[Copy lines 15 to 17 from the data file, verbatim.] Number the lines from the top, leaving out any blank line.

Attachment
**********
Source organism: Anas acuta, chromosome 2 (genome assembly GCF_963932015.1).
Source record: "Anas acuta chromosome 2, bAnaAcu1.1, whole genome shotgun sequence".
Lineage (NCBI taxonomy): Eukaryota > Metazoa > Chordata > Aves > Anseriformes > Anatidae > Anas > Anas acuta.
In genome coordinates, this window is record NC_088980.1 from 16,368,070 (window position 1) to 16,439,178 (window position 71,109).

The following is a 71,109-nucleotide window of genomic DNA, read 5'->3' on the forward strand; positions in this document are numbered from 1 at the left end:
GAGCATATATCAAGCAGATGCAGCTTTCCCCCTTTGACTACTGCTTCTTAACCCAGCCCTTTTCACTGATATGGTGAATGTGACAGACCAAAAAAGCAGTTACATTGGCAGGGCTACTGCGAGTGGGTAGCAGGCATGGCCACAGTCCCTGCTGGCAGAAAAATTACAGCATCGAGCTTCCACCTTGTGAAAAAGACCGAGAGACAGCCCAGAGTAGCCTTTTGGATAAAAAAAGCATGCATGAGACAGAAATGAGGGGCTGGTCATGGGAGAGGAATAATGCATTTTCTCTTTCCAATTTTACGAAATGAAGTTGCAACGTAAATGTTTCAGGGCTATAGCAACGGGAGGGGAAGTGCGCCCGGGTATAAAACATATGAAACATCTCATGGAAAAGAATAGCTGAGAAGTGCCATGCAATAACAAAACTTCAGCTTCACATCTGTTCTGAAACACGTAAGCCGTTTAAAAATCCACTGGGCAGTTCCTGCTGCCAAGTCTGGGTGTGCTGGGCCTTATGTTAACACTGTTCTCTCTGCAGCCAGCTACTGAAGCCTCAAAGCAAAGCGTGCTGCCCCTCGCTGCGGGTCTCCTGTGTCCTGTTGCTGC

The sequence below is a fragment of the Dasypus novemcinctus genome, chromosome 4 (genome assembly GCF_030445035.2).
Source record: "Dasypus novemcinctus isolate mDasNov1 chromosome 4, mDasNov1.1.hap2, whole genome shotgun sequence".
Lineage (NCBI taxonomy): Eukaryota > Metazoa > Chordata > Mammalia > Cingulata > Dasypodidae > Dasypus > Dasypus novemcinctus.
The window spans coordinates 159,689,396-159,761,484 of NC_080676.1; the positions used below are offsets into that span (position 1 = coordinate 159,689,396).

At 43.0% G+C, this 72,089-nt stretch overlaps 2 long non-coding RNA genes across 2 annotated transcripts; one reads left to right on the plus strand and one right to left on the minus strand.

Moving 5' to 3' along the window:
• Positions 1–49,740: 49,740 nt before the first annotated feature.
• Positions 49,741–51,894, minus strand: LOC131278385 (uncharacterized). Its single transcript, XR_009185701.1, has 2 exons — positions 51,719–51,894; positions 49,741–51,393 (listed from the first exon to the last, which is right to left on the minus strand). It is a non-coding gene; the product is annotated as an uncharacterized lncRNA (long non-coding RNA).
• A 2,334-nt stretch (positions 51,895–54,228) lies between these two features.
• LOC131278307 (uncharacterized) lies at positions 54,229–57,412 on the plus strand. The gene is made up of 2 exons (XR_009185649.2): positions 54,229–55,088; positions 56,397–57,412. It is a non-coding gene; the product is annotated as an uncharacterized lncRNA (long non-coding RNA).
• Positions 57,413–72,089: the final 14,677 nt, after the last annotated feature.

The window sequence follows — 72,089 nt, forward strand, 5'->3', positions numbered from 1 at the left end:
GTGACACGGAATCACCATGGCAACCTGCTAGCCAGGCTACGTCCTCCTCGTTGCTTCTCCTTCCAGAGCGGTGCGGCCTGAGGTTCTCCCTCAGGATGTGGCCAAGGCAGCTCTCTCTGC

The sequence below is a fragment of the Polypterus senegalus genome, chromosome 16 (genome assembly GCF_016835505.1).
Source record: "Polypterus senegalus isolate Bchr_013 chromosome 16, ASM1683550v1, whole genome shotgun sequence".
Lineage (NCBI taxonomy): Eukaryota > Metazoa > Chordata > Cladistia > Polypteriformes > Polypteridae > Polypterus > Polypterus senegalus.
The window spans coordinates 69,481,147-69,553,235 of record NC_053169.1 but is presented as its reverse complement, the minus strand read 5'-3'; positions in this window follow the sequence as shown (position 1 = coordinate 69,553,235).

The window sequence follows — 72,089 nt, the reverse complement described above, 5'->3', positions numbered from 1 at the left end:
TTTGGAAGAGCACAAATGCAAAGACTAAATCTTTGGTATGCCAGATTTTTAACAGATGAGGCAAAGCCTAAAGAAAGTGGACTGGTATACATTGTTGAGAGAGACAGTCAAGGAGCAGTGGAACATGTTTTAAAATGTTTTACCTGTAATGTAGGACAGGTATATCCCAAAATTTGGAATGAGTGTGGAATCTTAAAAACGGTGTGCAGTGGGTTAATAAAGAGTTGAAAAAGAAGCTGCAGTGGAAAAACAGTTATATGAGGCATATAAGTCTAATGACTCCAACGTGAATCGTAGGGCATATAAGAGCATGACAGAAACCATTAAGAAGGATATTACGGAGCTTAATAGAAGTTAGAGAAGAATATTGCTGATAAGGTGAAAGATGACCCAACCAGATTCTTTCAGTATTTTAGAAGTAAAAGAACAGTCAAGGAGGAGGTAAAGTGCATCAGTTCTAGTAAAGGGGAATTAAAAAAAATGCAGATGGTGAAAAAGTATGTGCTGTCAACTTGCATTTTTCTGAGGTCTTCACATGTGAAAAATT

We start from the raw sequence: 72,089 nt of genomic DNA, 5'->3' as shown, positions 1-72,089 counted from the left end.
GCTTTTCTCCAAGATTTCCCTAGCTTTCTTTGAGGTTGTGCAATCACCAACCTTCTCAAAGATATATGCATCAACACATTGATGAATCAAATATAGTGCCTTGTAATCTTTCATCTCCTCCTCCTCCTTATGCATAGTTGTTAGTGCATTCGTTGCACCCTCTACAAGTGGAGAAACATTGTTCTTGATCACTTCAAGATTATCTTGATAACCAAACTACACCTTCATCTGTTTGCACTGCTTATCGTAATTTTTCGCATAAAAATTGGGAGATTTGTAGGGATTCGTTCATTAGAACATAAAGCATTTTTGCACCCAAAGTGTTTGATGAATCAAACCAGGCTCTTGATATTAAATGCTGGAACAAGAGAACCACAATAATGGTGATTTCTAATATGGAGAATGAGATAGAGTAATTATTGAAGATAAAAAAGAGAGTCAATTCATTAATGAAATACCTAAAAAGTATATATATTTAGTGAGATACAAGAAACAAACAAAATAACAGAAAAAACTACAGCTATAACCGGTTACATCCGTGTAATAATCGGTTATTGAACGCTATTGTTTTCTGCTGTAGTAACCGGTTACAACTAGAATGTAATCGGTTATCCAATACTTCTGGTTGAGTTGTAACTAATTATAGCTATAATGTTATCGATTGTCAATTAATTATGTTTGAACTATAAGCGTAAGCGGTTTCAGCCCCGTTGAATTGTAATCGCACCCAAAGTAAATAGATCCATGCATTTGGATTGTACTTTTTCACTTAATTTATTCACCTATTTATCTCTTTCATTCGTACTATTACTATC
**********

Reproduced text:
• A 2,334-nt stretch (positions 51,895–54,228) lies between these two features.
• LOC131278307 (uncharacterized) lies at positions 54,229–57,412 on the plus strand. The gene is made up of 2 exons (XR_009185649.2): positions 54,229–55,088; positions 56,397–57,412. It is a non-coding gene; the product is annotated as an uncharacterized lncRNA (long non-coding RNA).
• Positions 57,413–72,089: the final 14,677 nt, after the last annotated feature.